Quality of reinforcement was found very poor in a very few cases and included random mixing of square twist and circular bars, and also cases of ‘homemade’ site-welded mesh of small diameter (4mm max) bars at varying centres. The concrete itself has fortunately been found to be a reasonable quality throughout. Visible deflection of slabs has not been a good indicator of potential under strength as it has been found that perfectly good slabs can appear deflected (probably cast like it, possibly due to failings in formwork support during construction). On the other hand severely under strength slabs have appeared to be level.
To date, the firm has assessed over half of the blocks and of these, 80% have been found to be inadequately reinforced generally, having the rebar in the lower part of the slabs.
Structural assessments to date have been undertaken using two checks, one to BS 8110-1 Structural use of concrete and the other to CP 114 The structural use of reinforced concrete in buildings, but in both cases, using loadings as recommended by BS 6399-1 Loading for buildings. Precautionary temporary propping has been undertaken where one or both of these assessments have shown a significant weakness of the slab.
A programme of initial investigations and assessments into all other cantilevered concrete elements in the same local authority’s remaining low, medium and high rise stock is being undertaken. Initial findings are giving examples of poorly positioned/designed reinforcement, with the need in one case of having to urgently prop a pair of public accessible balconies immediately above a main entrance of a three storey block of flats.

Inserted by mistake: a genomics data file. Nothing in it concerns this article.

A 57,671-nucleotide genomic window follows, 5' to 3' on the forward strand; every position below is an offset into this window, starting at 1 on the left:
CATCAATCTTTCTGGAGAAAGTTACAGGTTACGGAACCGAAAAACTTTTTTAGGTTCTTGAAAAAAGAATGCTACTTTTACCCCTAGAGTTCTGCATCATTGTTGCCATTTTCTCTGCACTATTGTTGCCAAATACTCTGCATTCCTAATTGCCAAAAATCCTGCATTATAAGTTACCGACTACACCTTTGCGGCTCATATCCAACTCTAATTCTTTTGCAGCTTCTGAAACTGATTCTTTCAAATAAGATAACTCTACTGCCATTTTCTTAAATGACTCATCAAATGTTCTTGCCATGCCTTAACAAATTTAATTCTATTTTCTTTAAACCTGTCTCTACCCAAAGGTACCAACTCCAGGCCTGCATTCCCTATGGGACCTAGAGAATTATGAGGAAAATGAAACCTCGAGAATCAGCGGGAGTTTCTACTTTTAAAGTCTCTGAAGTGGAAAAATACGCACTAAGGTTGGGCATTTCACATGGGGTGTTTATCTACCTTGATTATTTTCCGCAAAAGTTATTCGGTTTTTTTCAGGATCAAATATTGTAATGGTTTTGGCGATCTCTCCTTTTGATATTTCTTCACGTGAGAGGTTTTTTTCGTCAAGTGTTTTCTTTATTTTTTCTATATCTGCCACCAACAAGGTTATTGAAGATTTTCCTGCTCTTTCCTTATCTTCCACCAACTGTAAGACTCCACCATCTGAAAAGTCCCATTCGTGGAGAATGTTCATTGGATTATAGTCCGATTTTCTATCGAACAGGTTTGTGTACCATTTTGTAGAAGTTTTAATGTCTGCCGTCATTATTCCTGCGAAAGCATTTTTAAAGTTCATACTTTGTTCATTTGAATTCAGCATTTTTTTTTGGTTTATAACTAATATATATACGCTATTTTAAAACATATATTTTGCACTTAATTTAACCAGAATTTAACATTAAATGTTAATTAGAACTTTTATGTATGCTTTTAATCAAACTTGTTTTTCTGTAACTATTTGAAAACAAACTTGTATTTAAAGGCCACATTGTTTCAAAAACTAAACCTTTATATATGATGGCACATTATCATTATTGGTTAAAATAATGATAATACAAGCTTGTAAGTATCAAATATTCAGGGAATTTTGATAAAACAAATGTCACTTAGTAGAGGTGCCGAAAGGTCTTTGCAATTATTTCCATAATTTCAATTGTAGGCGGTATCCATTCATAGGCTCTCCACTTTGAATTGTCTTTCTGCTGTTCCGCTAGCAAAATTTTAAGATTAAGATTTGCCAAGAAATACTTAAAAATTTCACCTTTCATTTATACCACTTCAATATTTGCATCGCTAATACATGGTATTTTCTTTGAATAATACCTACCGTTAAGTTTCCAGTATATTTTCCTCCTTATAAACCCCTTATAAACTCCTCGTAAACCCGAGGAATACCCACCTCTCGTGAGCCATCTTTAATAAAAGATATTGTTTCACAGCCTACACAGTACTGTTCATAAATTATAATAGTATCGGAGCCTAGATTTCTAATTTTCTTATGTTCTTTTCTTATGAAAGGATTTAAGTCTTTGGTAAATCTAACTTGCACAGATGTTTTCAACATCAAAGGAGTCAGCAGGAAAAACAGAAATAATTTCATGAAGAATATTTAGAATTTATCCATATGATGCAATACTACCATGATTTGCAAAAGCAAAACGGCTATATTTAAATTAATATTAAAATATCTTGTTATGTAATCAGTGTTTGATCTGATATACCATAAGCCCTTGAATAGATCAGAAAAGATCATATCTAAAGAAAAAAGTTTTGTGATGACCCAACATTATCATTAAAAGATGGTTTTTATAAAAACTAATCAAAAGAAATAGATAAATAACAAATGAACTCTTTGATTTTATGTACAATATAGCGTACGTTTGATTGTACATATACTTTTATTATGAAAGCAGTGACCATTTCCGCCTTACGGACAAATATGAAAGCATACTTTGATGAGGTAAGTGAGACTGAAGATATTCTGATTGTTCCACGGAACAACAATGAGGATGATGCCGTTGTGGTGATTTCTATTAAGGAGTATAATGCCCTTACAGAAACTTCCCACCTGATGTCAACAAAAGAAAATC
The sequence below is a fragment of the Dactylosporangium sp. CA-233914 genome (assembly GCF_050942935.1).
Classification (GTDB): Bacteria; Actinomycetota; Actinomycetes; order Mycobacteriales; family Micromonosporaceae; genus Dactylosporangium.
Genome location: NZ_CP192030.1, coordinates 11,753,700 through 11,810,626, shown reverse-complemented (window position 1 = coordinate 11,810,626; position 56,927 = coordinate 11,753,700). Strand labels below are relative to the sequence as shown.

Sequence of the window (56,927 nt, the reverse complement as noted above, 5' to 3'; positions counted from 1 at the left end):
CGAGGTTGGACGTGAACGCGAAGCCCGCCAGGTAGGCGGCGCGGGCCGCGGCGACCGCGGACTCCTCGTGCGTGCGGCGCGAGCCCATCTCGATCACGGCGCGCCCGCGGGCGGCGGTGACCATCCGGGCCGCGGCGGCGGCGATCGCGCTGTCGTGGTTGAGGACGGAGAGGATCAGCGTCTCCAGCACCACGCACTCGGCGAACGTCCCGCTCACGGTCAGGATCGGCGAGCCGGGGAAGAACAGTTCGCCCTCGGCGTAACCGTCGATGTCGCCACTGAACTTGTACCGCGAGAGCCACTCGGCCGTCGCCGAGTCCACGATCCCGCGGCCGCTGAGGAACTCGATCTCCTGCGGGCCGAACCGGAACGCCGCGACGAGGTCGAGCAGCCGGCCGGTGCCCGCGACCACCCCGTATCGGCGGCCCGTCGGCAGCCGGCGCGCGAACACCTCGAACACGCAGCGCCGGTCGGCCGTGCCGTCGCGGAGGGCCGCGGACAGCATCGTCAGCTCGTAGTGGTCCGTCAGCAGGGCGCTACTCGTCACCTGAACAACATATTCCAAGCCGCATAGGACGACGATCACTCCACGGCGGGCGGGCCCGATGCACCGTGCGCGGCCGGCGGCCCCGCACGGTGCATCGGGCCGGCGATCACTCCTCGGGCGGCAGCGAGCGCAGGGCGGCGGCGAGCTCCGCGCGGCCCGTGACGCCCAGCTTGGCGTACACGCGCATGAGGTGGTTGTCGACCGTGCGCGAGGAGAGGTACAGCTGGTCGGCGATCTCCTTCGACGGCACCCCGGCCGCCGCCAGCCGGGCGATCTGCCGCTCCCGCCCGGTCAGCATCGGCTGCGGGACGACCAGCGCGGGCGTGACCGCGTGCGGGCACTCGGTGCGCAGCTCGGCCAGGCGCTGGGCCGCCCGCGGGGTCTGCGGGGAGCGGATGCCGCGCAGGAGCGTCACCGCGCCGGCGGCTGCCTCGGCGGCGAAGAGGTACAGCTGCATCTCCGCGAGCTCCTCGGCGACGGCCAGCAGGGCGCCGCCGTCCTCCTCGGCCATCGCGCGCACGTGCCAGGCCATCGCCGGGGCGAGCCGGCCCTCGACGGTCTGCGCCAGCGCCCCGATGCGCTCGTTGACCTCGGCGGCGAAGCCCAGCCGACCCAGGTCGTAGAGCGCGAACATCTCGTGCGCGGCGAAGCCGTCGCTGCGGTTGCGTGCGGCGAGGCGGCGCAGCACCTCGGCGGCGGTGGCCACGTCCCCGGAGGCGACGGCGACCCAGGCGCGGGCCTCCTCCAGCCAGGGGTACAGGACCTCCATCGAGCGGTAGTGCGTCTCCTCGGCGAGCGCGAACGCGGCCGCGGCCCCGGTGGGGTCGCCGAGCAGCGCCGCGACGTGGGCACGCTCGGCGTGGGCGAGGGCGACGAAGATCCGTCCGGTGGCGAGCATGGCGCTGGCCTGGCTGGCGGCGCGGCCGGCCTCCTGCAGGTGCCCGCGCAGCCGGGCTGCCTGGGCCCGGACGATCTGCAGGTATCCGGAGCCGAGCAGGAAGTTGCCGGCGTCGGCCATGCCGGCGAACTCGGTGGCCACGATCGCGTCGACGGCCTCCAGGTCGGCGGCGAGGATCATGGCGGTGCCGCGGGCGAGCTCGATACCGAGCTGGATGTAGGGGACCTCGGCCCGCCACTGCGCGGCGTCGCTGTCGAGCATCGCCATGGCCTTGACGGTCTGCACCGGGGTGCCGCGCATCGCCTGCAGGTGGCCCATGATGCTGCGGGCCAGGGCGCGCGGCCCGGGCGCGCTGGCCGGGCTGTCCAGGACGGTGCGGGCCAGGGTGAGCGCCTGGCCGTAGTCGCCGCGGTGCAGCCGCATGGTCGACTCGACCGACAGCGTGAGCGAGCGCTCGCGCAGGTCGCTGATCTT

Lack of design checking
The firm now advises clients to consider full structural assessment of such cantilevers rather than just checking their condition alone. Experience so far shows that structures built from the 1950 to mid-1970’s may be a greater risk regarding correct positioning of reinforcement. In this era, many contracts for houses/blocks of flats would appear to have been designed, in the case of a large Local Authorities, by a ‘City Architect’ with any structural design of its elements being made the responsibility of the Contractor (or a sub-Contractor) and without the requirement for an independent check of this structural design. There is a wide range to the quality of design, checking, construction and maintenance of the 1950’s/1960’s housing stock and with much of this stock now approaching its originally intended design life of 50/60 years, then there needs to be more than just a visual inspection conducted, says the reporter.
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Expert Panel Comments
Expert Panels comment on the reports we receive. They use their experience to help you understand what can be learned from the reports. If you would like to know more, please visit the CROSS-UK Expert Panels page.
The built environment will be left with many legacies, some remarkably good, some equally bad. As a consequence, the issue of ageing infrastructure is the possibility that poor construction or poor design exists, and the engineering community must respond.
In this instance, there is a clear and widespread breach where the structures relied on concrete tensile strength only and as a result there could have been brittle failure with no warning. As the reporter says, visual inspections are not sufficient and a more rigorous inspection with, for example, cover meters is required.
There are also generic issues here which can apply to other cases. Firstly, all structures go into service with a notional safety margin and thereafter degrade, so their safety generally reduces with time. Secondly, with any design, there is always a question for the designer of assuring that what they thought was being built was actually built.
Even with records that claim to show what happened during construction, there may be inaccuracies. When there is doubt about a generic form of structure, then inspections are necessary to protect those residents who have a right to expect cantilevers to be sufficiently safe.
There is a duty to make these findings as widespread as possible. Cantilevers are always potentially vulnerable and this is particularly so for thin slab cantilevers.